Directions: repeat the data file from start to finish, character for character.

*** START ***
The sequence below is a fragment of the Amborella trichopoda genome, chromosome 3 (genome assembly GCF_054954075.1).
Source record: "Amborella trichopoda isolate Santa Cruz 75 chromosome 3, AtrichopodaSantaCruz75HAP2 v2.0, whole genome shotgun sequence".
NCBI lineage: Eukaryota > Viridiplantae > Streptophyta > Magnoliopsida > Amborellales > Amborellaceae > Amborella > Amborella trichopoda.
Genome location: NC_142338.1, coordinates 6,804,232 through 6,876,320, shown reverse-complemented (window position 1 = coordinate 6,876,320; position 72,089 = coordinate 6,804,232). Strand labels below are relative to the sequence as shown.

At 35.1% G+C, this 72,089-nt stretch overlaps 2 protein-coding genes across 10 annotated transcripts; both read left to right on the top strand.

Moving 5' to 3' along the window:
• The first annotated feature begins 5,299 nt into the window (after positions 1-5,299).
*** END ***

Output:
The sequence below is a fragment of the Amborella trichopoda genome, chromosome 3 (genome assembly GCF_054954075.1).
Source record: "Amborella trichopoda isolate Santa Cruz 75 chromosome 3, AtrichopodaSantaCruz75HAP2 v2.0, whole genome shotgun sequence".
NCBI lineage: Eukaryota > Viridiplantae > Streptophyta > Magnoliopsida > Amborellales > Amborellaceae > Amborella > Amborella trichopoda.
Genome location: NC_142338.1, coordinates 6,804,232 through 6,876,320, shown reverse-complemented (window position 1 = coordinate 6,876,320; position 72,089 = coordinate 6,804,232). Strand labels below are relative to the sequence as shown.

At 35.1% G+C, this 72,089-nt stretch overlaps 2 protein-coding genes across 10 annotated transcripts; both read left to right on the top strand.

Moving 5' to 3' along the window:
• The first annotated feature begins 5,299 nt into the window (after positions 1-5,299).